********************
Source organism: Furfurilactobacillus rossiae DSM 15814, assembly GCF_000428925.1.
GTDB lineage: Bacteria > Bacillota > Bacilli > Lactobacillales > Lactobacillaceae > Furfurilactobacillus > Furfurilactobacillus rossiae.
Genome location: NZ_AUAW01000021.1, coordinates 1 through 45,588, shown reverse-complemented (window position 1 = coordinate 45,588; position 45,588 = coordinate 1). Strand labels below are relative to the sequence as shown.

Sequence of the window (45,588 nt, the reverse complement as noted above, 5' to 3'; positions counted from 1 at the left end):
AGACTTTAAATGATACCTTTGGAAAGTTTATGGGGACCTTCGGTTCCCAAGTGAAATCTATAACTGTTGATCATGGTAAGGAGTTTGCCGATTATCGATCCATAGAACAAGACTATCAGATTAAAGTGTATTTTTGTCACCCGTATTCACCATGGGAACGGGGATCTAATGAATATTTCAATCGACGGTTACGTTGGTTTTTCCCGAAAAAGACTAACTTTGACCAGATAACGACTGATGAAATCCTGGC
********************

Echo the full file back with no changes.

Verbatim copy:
Source organism: Furfurilactobacillus rossiae DSM 15814, assembly GCF_000428925.1.
GTDB lineage: Bacteria > Bacillota > Bacilli > Lactobacillales > Lactobacillaceae > Furfurilactobacillus > Furfurilactobacillus rossiae.
Genome location: NZ_AUAW01000021.1, coordinates 1 through 45,588, shown reverse-complemented (window position 1 = coordinate 45,588; position 45,588 = coordinate 1). Strand labels below are relative to the sequence as shown.

Sequence of the window (45,588 nt, the reverse complement as noted above, 5' to 3'; positions counted from 1 at the left end):
AGACTTTAAATGATACCTTTGGAAAGTTTATGGGGACCTTCGGTTCCCAAGTGAAATCTATAACTGTTGATCATGGTAAGGAGTTTGCCGATTATCGATCCATAGAACAAGACTATCAGATTAAAGTGTATTTTTGTCACCCGTATTCACCATGGGAACGGGGATCTAATGAATATTTCAATCGACGGTTACGTTGGTTTTTCCCGAAAAAGACTAACTTTGACCAGATAACGACTGATGAAATCCTGGC